Other initiatives are being undertaken to address the over-incarceration of indigenous Peoples, such as expanding the use of culturally relevant and effective processes within Indigenous communities, like restorative justice, and introducing a more transparent process for choosing federally appointed judges and establishing a more diverse judicial bench, so as to build confidence in our institutions.

Consultations with provinces and territories are taking place to develop more effective ways to measure the overrepresentation of Indigenous peoples at various stages in the criminal justice system. This will help better understand and address key issues related to overrepresentation.

The Government of Canada also invested in Indigenous community-based programs that support initiatives that have shown to reduce reoffending and address the root-causes of offending. Budget 2017 provided approximately $11 million in on-going funding for the Indigenous Justice Program, while Budget 2016 increased on-going funding for the Indigenous Courtwork Program by $4 million.

As tasked by the Federal Provincial Territorial (FPT) Ministers responsible for justice and public safety in November 2018, the FPT working group on Indigenous justice is working to establish a Pan-Canadian Strategy that accommodates jurisdictional and community differences. The Government of Canada is committed to ensuring that the criminal justice system keeps communities safe, respects victims and holds offenders to account.

As the Truth and Reconciliation Commission recognized, many of the ways to reduce the overrepresentation of Indigenous peoples will be found outside of the criminal justice system.

The work being undertaken in response to many other calls to action, such as those relating to housing, child welfare, health services and Fetal Alcohol Spectrum Disorder, will further contribute toward achieving Call to Action 30.

As such, close collaboration with Indigenous partners, provincial and territorial governments to align efforts, resources and data collection to address overrepresentation will continue.

31. We call upon the federal, provincial, and territorial governments to provide sufficient and stable funding to implement and evaluate community sanctions that will provide realistic alternatives to imprisonment for Aboriginal offenders and respond to the underlying causes of offending.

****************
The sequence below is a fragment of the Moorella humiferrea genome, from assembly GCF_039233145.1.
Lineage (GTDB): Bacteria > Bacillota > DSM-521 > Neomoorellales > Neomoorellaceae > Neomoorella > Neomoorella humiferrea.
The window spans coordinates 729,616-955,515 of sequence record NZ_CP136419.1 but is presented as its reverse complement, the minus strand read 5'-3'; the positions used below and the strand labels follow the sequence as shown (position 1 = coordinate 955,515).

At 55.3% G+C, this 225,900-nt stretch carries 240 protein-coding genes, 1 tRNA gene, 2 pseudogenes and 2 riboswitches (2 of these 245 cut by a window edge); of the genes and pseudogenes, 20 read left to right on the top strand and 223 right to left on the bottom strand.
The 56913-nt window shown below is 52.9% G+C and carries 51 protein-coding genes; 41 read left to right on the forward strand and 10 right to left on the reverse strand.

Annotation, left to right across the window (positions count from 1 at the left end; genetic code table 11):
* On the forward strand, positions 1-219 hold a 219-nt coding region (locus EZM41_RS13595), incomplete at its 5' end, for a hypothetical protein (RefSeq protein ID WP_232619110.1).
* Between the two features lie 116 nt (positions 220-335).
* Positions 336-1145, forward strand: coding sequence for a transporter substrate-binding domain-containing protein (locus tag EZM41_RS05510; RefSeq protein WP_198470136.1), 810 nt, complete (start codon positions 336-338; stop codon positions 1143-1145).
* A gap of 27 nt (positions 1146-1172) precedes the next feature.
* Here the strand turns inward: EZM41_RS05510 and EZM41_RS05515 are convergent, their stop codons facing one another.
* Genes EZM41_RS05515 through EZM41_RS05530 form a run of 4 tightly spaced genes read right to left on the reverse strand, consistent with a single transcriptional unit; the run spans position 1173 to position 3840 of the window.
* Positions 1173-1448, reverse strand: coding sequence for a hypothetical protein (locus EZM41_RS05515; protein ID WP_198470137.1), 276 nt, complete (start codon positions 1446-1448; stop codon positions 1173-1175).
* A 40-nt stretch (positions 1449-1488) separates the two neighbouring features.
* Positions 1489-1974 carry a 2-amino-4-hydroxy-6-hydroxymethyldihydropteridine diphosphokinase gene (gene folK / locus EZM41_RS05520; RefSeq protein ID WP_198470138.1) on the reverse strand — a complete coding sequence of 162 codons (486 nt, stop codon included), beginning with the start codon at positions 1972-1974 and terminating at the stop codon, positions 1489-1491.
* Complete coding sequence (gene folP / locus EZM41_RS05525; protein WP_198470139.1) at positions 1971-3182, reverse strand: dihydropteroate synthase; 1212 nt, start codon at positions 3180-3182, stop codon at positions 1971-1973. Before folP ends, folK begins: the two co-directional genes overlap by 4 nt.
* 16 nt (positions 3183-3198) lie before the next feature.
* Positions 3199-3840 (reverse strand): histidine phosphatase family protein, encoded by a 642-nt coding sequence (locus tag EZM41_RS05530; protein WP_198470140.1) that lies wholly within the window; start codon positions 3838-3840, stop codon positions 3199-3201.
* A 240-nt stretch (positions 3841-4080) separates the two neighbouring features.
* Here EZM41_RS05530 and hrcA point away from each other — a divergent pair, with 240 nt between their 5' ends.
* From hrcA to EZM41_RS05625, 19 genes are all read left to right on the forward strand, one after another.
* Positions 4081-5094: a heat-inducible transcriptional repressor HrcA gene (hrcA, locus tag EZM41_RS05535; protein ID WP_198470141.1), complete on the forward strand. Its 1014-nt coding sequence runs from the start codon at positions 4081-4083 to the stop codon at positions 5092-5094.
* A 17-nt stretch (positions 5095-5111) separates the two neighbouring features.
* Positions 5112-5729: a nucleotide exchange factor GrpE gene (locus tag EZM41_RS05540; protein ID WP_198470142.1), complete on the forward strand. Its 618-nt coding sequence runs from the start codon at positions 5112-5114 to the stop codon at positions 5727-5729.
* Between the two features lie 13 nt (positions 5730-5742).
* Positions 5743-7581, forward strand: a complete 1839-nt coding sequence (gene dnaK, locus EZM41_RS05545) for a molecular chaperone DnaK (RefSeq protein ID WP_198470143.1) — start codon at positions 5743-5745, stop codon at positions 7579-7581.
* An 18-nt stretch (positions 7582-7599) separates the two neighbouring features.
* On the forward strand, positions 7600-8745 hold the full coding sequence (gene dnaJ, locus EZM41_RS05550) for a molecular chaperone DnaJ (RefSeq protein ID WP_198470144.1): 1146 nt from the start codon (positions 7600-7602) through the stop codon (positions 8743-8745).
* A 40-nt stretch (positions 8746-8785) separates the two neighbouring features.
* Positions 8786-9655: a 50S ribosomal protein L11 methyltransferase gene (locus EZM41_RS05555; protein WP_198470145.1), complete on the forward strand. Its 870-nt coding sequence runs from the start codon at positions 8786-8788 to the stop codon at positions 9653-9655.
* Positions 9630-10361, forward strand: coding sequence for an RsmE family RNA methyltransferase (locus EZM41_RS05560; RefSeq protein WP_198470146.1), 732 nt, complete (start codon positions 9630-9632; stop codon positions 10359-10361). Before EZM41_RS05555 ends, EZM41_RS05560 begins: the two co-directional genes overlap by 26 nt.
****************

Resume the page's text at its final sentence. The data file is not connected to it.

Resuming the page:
What's happening?

The Government of Canada is undertaking a broad review of Canada's criminal justice system to ensure that it is just, compassionate and fair and promotes a safe, peaceful and prosperous Canadian society. As part of this transformation, the Government of Canada is looking at how to better address the needs of Indigenous peoples who are disproportionately represented as both victims and offenders in the criminal justice system.

In 2016, the Government of Canada increased the annual funding for the Indigenous Courtwork Program from $5.5 million to $9.5 million. This program provides funding to help provincial and territorial governments deliver Indigenous courtwork services. As part of these services, Indigenous courtworkers assist Indigenous peoples involved in the criminal justice system by providing information and support as well as referrals to culturally relevant options, such as restorative justice and Indigenous community justice alternatives.

The Indigenous Justice Program received a permanent mandate with an ongoing investment of $11 million annually. The program supports alternatives to imprisonment for Indigenous peoples, such as restorative justice and community-based justice programs rooted in the unique traditions and cultures of each community. These programs are developed and led by Indigenous communities and aim to address the needs of victims and offenders. In 2016, an evaluation of the Indigenous Justice Program found that Indigenous peoples who completed a community-based alternative through the program were significantly less likely to re-offend than those who did not.

In 2017, the Indigenous Community Corrections Initiative with Public Safety Canada also received $10 million over 5 years. This program supports the development of community-based alternatives to incarceration, as well as the healing and rehabilitation of Indigenous offenders.